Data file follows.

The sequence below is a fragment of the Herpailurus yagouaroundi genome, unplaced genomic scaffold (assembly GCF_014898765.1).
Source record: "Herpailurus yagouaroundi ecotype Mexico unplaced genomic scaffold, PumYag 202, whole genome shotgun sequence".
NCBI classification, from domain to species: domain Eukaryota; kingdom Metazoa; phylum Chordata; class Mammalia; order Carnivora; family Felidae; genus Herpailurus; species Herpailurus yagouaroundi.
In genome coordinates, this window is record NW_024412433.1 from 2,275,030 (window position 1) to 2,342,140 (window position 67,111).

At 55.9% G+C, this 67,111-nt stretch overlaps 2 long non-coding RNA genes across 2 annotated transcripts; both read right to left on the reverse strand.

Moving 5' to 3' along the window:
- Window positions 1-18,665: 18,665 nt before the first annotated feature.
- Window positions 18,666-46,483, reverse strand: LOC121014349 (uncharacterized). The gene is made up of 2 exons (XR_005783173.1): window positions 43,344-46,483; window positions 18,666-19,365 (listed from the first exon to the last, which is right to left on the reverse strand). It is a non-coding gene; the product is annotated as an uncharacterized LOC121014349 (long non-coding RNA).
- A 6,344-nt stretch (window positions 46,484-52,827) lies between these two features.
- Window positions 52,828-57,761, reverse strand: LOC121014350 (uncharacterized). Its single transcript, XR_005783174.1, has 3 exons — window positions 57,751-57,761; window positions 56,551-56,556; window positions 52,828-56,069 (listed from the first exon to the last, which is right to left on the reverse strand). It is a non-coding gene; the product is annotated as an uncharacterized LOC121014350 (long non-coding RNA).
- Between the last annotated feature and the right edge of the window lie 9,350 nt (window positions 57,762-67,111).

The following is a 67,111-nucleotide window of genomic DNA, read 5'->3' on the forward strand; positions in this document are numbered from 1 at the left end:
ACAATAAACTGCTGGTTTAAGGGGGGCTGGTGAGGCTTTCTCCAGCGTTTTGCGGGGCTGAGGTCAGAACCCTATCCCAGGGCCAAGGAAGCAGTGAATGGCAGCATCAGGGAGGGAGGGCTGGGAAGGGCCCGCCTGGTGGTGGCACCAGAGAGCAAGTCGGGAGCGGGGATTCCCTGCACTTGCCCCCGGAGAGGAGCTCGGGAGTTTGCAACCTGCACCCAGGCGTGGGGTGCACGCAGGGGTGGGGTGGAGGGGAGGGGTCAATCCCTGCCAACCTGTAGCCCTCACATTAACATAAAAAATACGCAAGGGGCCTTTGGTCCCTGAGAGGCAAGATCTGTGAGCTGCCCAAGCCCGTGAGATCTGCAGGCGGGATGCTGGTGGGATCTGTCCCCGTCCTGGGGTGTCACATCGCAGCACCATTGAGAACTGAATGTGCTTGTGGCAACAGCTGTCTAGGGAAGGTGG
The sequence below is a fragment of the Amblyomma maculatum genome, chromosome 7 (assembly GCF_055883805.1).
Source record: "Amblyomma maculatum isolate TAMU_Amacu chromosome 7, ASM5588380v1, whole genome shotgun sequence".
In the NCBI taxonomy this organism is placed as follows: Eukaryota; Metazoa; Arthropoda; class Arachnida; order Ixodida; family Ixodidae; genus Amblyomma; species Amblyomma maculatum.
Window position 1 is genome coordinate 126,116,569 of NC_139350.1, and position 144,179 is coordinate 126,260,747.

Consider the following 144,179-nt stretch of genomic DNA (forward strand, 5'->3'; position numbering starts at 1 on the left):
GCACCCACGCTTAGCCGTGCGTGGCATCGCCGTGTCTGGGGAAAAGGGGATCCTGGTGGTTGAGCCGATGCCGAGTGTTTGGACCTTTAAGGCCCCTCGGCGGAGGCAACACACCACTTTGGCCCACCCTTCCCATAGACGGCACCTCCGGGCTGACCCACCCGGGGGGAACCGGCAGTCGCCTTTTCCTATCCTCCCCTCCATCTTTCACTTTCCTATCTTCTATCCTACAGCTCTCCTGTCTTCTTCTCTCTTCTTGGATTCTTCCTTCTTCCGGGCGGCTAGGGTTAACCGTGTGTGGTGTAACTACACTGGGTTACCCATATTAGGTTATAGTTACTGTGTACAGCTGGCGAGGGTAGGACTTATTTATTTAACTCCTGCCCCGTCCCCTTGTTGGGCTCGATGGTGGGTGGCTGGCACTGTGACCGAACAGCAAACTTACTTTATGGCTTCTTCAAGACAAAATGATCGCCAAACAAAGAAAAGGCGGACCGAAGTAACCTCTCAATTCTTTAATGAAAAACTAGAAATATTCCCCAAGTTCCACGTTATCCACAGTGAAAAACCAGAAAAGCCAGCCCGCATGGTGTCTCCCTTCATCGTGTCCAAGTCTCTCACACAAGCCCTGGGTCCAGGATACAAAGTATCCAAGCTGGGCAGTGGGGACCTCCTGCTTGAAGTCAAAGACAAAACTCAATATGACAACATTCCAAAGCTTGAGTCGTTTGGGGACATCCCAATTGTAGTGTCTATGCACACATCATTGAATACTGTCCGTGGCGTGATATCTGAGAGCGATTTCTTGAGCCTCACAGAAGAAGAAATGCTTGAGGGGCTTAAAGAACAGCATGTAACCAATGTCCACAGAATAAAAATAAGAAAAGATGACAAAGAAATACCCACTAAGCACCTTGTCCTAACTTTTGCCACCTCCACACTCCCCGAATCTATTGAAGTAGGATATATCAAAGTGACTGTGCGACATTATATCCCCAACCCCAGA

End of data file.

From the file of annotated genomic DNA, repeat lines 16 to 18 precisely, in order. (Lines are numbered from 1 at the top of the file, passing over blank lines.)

In the NCBI taxonomy this organism is placed as follows: Eukaryota; Metazoa; Arthropoda; class Arachnida; order Ixodida; family Ixodidae; genus Amblyomma; species Amblyomma maculatum.
Window position 1 is genome coordinate 126,116,569 of NC_139350.1, and position 144,179 is coordinate 126,260,747.

Consider the following 144,179-nt stretch of genomic DNA (forward strand, 5'->3'; position numbering starts at 1 on the left):